So how does Stevland do the kinds of things just mentioned? Much of his behavior proceeds via his root system. He learns about his environment by ways of his roots. He can extend his roots in new directions, and he does so for many purposes, whether exploring new terrain or connecting and communicating with other plants. He makes additional communicative efforts by generating smells, specific leaf patterns, or distributing chemicals through the production of fruit. His relationships with other plants are driven largely by need. And he has a great deal of patience.

When we think about the features of plants delineated above, this all makes a lot of sense. For example, the relatively long life span of plant species like bamboo – and the fact that they are situated in a single place – suggests that their temporal experience, and correspondingly their patience, would likely be different from that of humans. Moreover, because their situatedness means their only options for relationships are those nearby, we could reasonably expect that plant relationships would be different from human relationships. Here I’ll note that a related point is made by Brandon Sanderson in Cytonic, the third novel in his Skyward series. As a sentient alien from a (non-animal) crystalline species tells the human protagonist: “my species evolved as motionless individuals who would spend decades next to one another. It’s not in our nature to argue. Unlike motile species, we cannot simply walk away if we make one another angry.”

So, is there something it is like to be a plant? Maybe there is, maybe there’s not. Burke’s duology doesn’t really address this question. But in helping us understand something about what it might be like to be a plant if there were something it were like to be a plant, the books pave the way towards a better understanding of the standards we should use in attributing consciousness to other non-human entities. Thus, even if Maher is right that it’s currently indeterminate about whether the predicate “consciousness” should apply to plants, reflections on Burke’s extended thought experiment helps us to make progress in resolving the indeterminacy.

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Monday, January 24, 2022

Reflections on Science Fiction as Philosophy, Plus Zombie Robots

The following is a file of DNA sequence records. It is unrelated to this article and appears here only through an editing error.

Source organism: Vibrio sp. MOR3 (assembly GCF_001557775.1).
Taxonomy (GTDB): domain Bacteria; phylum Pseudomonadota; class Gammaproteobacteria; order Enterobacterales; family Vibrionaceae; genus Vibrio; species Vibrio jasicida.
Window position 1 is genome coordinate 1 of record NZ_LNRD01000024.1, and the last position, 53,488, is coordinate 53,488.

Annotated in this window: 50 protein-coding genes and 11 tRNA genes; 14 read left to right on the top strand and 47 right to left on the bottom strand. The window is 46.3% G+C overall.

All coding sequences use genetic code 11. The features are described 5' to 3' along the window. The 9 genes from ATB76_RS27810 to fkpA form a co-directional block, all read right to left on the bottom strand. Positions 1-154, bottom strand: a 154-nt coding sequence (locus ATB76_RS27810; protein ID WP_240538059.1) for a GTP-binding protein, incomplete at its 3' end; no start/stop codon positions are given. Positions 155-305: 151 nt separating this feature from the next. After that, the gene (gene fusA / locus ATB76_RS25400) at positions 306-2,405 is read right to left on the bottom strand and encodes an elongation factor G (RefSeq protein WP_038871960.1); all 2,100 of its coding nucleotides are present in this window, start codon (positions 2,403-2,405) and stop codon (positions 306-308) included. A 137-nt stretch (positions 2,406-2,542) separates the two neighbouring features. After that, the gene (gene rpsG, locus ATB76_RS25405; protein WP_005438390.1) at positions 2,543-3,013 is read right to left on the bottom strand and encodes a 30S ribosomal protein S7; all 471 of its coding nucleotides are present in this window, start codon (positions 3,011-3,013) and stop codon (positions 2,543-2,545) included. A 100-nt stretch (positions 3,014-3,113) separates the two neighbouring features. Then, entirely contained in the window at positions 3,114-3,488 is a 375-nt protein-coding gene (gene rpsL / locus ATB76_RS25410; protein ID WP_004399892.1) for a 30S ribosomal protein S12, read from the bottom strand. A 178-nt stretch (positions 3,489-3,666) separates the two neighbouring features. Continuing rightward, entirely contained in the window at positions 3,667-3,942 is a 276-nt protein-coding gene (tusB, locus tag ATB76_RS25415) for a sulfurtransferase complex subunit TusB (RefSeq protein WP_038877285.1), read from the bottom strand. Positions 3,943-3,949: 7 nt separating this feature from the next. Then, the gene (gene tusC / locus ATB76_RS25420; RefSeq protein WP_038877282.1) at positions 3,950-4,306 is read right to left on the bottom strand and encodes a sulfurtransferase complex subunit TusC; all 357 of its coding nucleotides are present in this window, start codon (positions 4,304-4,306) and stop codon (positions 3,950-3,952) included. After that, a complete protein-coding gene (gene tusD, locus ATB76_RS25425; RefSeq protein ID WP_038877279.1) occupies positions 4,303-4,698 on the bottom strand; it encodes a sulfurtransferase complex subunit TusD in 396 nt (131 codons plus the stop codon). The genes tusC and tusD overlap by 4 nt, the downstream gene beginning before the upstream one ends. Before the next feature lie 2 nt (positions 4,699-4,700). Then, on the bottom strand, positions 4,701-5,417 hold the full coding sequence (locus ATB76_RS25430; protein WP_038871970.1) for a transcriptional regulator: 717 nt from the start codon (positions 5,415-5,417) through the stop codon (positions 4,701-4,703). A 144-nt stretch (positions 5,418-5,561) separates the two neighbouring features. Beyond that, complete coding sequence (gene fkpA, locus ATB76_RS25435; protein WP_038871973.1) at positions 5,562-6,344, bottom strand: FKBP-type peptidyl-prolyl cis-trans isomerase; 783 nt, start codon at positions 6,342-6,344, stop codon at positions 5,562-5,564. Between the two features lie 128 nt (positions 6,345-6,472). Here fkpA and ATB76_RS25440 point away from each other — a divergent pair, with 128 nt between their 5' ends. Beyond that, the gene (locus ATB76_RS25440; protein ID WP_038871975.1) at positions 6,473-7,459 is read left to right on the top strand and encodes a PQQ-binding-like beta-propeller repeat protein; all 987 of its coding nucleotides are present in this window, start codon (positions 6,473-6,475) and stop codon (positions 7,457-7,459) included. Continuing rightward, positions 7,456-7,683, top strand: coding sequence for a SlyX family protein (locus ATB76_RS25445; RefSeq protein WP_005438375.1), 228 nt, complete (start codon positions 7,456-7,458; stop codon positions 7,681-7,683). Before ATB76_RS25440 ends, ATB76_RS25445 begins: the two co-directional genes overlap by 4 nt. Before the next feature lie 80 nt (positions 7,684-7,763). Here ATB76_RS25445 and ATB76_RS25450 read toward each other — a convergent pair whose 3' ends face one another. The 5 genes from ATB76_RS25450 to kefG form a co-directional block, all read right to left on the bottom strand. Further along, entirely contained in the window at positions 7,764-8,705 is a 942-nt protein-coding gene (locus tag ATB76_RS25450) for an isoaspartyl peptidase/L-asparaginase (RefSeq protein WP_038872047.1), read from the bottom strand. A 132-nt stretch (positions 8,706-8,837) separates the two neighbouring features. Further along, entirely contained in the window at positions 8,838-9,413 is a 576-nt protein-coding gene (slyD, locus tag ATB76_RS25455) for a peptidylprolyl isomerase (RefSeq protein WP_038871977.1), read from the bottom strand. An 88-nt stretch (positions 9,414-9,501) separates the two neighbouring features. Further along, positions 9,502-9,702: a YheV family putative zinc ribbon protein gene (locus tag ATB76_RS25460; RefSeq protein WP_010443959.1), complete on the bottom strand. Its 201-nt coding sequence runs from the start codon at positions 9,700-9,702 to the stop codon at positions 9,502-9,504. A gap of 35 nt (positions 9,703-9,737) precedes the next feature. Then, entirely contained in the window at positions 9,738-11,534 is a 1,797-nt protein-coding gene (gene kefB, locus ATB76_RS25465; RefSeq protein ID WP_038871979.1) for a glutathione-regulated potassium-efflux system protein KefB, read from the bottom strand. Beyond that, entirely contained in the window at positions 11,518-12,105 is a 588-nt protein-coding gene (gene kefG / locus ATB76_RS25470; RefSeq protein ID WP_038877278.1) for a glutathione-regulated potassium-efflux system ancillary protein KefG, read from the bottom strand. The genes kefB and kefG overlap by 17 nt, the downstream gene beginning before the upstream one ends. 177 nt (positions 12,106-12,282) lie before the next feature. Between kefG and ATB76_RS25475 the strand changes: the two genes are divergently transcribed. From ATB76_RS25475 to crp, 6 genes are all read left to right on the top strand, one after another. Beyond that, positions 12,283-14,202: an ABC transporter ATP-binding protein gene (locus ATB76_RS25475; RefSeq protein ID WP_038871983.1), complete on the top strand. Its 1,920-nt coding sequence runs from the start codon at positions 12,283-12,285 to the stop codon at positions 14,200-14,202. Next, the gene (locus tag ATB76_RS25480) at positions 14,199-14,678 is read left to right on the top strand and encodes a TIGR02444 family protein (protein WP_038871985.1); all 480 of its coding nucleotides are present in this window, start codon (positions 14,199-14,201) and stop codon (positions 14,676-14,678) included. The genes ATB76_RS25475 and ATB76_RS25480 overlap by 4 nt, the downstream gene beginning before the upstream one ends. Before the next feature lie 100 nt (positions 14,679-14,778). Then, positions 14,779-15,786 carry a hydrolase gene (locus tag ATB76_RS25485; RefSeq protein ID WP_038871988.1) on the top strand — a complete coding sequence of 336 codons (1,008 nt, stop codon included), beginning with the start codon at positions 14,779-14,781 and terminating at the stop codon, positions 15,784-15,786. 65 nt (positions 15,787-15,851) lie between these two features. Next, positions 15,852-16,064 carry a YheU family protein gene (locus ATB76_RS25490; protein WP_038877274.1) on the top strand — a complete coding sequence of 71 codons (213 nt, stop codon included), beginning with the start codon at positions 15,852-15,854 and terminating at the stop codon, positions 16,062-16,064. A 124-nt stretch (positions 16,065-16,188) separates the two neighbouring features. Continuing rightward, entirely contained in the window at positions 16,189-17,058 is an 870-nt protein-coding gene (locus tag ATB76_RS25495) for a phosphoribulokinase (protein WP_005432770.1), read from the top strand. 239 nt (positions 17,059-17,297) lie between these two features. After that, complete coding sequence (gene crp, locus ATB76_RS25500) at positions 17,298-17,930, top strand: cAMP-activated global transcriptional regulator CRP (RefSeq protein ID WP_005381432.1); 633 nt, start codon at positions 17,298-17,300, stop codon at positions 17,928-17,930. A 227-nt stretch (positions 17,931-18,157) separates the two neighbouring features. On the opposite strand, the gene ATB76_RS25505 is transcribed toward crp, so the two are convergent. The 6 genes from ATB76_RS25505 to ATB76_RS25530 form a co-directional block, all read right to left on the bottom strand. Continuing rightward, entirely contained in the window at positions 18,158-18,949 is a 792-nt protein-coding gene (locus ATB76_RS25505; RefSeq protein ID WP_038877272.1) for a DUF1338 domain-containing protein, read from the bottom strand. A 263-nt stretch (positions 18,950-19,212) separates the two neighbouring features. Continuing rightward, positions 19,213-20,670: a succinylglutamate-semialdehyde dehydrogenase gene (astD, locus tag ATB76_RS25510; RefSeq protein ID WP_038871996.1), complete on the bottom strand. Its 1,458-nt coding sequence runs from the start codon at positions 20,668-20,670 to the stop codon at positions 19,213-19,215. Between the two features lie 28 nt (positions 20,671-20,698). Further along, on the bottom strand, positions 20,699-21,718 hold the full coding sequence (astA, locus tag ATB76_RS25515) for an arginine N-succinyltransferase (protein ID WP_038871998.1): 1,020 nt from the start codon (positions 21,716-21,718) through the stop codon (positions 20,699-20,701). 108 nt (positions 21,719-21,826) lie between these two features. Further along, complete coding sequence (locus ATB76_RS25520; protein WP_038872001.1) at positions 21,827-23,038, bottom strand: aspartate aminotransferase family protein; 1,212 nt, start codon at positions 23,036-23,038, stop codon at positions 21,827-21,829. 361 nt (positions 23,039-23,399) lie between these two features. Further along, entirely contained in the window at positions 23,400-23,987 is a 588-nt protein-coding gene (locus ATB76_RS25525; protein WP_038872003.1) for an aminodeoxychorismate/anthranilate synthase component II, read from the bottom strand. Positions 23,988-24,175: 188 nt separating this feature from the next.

Last weekend, two interviews of me came out. One is a long interview (about 6000 words) at with Nigel Warburton at Five Books on science fiction as a way of doing philosophy, including my recommendation of five great books of philosophical science fiction.

From the interview:

You could say that science fiction is a good teaching tool -- that it’s not really philosophy, but it’s good for popularising philosophical questions or getting people who might not otherwise be attracted to philosophy to think about philosophical questions. But serious philosophy takes the form of the expository essay, the journal article, the monograph. I don’t agree with that. I think serious philosophy can take a variety of forms.

Consider a classic of recent moral philosophy, Bernard Williams’ essay ‘Moral Luck’. That essay turns on an imaginary version of the story of Gauguin. Had Williams’ treatment of Gaugin been more detailed and more complex, it might have been even more philosophically interesting, as some subsequent commentators have pointed out. The more detail, the more we understand the complex dilemma that Gaugin faced, concerning his hopes for being a great artist and what the difficulties of leaving his family might be....

There’s a reason that philosophers sometimes reach for sketching mini-fictions in their writing. Those mini-fictions achieve something that can’t be as effectively achieved through more abstract prose. But as long as it remains a mini-fiction contained within an essay, it’s going to be somewhat impoverished as a fiction... It’s a kind of historical accident that philosophers almost exclusively write expository essays now. That’s not historically been the case.

Check out the interview also for discussion of the philosophical ideas in my five recommended books:

Ted Chiang, Stories of Your Life and Others
Greg Egan, Diaspora
Kazuo Ishiguro, Klara and the Sun
Ursula K. Le Guin, The Dispossessed
Olaf Stapledon, Sirius

Also last weekend, Barry Lam dropped the latest episode of his philosophical podcost Hi-Phi Nation -- this one on zombies. Philosophers who work on consciousness will be unsurprised to hear that David Chalmers features centrally in the episode. Christina Van Dyke and John Edgar Browning are also featured.

The episode concludes with some of my reflections on what I've called the Full Rights Dilemma for Future Robots -- the question of what we should do if we ever create machines whose moral status is unclear, machines who might or might not genuinely have conscious experiences like ours and thus might or might not deserve moral consideration similar to that of human beings. Do we give them the full rights of human beings, including rights to health care, rescue, and the vote, and thus risk (if they aren't actually conscious) sacrificing real human interests for empty machines without moral status worth the sacrifice? Or do we deny them full rights, and risk (if they do actually have rich conscious lives like ours) perpetrating mass slavery and murder?

Wednesday, January 19, 2022

Learning from Science Fiction

guest post by Amy Kind

Thanks to Eric for inviting me for to take a stint as guest blogger here at The Splintered Mind. I’ve been having a lot of fun putting together this series of posts, all of which will focus in some way on philosophical issues raised by science fiction.